Album Review: Gregory Tan – Sky Threader’s Journey

Gregory Tan Sky Threader's Journey cover

It’s quickly clear that Gregory Tan usually writes soundtrack music when listening to his latest album, The Sky Threader’s Journey. While 2016’s Far and Away was an ambient/post-rock styled release, The Sky Threader’s Journey sounds more like a video game.

As you could expect from the album title, Tan tries to take the listener on a journey with his music. We watch as soldiers prep for a grand battle; take in the grandeur of the bustling courtyard in King Arthur’s Camelot; feel the air rush past as we fly through the sky, riding on giant eagles. Or at least those are some wild interpretations… To quote Tan: “each piece takes the listener on a thematic adventure of sorts.”

“As a composer, it is just my desire and dream to capture emotions and transform them into music,” Tan writes, “but I would also want for this music to serve a purpose that goes way beyond the celebration of an individual’s creativity.”

Gregory Tan Sky Threader's Journey

Electronic tones on this album give it a dated feel, like a polyphonic ringtone, which probably explains why I imagine computer games when I listen to it. Plus the drums feel tight and rigid, making me guess that they are also programmed. This is offset by more traditional instruments. The blend of orchestral instruments like violins juxtapose against the inorganic computerised tones.

Tan is a prolific musician, a composer by profession. I find it intriguing when people who write soundtrack music decide to compile some of their works for release as an album [examples include Brad Couture, Rhian Sheehan, Christoffer Franzen]. Why choose these particular songs? What message are you sharing? Is there a cohesive theme that sets these tracks apart from the many others you’ve written?

Regardless of his reasonings, Tan is clearly proud of his work. It is tight, intricate and detailed – certainly more fleshed out than his last EP. Simultaneously going classical and modern, Tan has created an epic listen.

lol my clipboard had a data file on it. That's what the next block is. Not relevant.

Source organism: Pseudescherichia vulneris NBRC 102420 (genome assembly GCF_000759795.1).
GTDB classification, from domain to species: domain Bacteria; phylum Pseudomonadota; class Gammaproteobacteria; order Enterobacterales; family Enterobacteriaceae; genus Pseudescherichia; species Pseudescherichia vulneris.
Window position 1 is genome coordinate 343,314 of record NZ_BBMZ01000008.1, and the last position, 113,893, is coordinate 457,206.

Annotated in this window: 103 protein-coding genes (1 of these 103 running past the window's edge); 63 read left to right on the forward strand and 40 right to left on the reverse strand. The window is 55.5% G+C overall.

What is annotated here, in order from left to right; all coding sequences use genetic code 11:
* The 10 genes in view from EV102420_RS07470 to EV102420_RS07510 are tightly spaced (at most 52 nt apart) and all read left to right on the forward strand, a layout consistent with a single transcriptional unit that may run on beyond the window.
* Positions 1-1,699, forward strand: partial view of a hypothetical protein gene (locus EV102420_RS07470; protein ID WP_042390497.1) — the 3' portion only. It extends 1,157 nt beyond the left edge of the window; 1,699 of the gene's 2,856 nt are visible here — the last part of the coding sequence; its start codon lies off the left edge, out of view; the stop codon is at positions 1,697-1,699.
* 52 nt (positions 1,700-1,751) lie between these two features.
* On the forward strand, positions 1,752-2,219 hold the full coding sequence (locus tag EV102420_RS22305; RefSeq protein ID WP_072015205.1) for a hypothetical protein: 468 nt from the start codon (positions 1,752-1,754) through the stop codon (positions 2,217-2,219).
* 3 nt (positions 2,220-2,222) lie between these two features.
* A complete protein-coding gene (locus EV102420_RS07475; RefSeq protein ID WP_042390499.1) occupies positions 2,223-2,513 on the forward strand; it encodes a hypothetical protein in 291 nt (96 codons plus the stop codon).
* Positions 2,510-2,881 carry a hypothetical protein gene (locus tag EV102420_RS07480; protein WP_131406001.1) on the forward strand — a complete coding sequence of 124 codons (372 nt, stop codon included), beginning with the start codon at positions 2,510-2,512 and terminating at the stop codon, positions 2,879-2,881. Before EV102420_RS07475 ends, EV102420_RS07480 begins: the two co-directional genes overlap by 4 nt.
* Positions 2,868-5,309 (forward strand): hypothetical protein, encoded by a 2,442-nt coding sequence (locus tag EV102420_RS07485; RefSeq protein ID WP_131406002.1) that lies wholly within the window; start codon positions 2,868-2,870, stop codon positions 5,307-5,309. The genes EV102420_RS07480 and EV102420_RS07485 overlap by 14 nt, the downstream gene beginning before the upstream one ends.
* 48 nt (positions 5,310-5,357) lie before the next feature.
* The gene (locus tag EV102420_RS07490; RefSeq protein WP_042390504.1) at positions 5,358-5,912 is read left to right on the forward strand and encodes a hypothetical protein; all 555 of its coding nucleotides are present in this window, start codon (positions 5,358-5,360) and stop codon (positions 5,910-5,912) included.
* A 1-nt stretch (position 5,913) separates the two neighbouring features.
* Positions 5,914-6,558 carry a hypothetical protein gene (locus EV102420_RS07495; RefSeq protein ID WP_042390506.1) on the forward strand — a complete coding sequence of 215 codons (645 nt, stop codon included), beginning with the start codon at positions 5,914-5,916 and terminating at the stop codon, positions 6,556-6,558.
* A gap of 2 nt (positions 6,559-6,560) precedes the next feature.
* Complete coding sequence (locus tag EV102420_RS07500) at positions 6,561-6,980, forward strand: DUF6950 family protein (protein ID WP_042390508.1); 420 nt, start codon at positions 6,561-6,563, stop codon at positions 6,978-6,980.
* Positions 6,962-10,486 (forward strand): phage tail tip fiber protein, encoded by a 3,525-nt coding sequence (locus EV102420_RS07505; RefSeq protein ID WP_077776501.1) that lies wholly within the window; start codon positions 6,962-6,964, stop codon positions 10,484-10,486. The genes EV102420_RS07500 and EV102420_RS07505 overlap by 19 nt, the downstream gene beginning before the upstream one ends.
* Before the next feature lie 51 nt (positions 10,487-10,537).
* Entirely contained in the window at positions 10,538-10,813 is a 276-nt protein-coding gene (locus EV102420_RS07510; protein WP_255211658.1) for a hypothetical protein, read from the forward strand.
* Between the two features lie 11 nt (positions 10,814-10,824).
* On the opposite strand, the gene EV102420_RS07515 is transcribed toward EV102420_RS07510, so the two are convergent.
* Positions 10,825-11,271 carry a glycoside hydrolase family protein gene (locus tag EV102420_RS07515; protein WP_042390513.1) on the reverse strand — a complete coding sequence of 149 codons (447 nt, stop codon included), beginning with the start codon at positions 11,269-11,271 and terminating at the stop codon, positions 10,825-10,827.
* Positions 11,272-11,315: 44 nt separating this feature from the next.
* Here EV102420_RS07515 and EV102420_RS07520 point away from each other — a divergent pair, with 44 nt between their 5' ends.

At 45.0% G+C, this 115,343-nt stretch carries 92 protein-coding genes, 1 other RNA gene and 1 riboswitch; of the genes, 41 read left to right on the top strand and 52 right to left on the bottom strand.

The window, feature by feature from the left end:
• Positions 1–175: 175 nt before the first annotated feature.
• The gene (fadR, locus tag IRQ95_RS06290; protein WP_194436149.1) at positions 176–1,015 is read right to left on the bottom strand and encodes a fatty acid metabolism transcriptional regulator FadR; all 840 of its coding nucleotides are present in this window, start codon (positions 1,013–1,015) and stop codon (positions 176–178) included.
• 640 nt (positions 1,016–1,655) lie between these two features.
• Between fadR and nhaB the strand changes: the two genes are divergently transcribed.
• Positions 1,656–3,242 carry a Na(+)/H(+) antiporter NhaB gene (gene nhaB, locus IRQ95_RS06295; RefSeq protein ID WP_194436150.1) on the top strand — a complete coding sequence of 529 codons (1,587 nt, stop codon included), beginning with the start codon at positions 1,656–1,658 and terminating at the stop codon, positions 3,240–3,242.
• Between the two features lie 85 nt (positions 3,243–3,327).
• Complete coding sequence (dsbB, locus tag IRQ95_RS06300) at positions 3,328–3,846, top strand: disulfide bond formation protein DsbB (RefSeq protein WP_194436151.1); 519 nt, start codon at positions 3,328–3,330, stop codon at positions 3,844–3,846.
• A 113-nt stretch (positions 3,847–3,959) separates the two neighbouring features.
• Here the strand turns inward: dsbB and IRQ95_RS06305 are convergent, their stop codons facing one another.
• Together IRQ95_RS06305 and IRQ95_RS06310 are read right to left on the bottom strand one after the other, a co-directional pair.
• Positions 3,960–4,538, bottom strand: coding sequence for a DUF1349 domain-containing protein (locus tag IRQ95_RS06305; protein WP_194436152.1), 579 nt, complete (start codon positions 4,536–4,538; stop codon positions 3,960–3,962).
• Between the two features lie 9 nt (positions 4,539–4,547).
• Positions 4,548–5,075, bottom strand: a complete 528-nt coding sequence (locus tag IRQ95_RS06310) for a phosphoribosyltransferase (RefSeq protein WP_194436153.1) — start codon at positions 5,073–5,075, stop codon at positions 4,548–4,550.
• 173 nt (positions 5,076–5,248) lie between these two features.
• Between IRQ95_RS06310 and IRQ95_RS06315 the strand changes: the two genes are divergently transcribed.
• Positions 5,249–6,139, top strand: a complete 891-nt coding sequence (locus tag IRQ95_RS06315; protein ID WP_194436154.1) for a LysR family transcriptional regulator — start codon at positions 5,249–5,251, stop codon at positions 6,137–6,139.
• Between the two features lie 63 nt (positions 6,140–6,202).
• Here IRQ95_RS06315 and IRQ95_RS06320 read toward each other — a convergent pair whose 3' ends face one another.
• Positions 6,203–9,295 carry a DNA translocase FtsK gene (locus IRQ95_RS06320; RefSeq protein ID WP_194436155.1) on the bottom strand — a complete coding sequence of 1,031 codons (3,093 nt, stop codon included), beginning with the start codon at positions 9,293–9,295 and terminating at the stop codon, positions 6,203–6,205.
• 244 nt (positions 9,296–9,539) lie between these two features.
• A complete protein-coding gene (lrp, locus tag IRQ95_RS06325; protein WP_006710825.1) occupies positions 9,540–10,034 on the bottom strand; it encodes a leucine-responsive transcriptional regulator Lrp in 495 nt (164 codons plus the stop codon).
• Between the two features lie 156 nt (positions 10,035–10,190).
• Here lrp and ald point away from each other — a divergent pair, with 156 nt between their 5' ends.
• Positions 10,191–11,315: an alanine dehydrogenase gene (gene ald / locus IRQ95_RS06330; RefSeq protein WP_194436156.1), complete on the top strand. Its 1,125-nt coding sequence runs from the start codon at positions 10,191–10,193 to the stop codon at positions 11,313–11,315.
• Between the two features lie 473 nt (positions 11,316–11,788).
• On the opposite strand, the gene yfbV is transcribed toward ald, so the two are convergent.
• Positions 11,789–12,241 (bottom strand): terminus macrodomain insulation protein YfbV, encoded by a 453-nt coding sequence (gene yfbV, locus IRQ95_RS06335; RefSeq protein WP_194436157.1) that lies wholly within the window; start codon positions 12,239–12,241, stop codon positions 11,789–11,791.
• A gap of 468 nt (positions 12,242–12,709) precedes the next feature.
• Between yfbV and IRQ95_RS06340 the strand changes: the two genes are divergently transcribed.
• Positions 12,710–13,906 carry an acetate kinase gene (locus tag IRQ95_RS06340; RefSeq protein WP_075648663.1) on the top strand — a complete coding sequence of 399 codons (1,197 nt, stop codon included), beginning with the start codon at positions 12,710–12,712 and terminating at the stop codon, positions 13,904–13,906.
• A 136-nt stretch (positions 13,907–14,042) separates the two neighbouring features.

Gregory Tan links:







Joseph James

EP Review: Gregory Tan – Far And Away

Novacrow Far And Away

Gregory Tan is a Singaporean composer living in Melbourne, Australia. As well as working as an in-demand sessions player, he composes for a music licensing site that supplies music for many commercial ventures, from HBO television shows to fast food ads to Disney films. So I guess that it’s fair to say that Tan knows a fair bit about instrumental music.

And so he should. He’s completed the ABRSM Violin Syllabus, and recently obtained a certificate of Specialisation from Berklee College in Blues, Classic Rock and Jazz guitar.

Tan is no slob, having studied music at high levels, and writing music for his profession. His recent EP, Far And Away, features four beautifully crafted instrumental tracks.

Far and Away sounds more deliberate than many other post-rock releases, with every song capped around the four minute mark. Often post-rock suffers from being too drawn out, with long slow build ups being broken by clichéd crescendos. The four songs, each starting with “A”, are meant to evoke a sense of wandering and escapism without resorting to the same old stale trends we associated with post-rock.

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“Afterthought” commences with deliberate drumming that lay the path for some wondrously uplifting sleepmakeswaves-esque  guitar riffs. The layers build up joyous harmonies that add life to the rigid drums. The mood lifts and wanes dynamically, never quite staying still long enough to be predictable.

The reverberating chords in “Avalon” set a light ephemeral feel, with the percussive bright cymbals, snare rolls and tom toms providing the skeleton. The song races and explodes with energy at times.

“Atlas of Dreams” sounds somewhat unsettling, with frantic shrill strings chiming in, although lovely tone. Tan shared with me that “Far And Away was created with the intention of combining dissonant melodies with progressive arrangements to evoke a sort of atmospheric tension”, and you can hear that combination of beauty and danger evident here.

The most cinematic sounding track is “Autumn Crossing”, with swelling pads and a galloping tribal beat. As it picks up there is a definite Dorena feel, and I can picture sprites leaping about in the wilderness, although there is an underlying ominous presence as well, with dark simmering china cymbals and a forlorn violin being played in the background.

At first listen, Tan’s previous release, Ostinato, was about as literal as the term modern-classical could denote. The compositions were clearly written as a form of homage to the classical greats, but with in-your-face tones played on electric instruments. By comparison, Far and Away is more subtle, and less rooted in classical style, with more modern post-rock leanings.

By using his diverse compositional knowledge and combining old and new instrumental styles, Tan has created an EP that takes the listener on an exciting journey that seems familiar, but takes constant unexpected turns.

Far And Away can be found on here


 Joseph James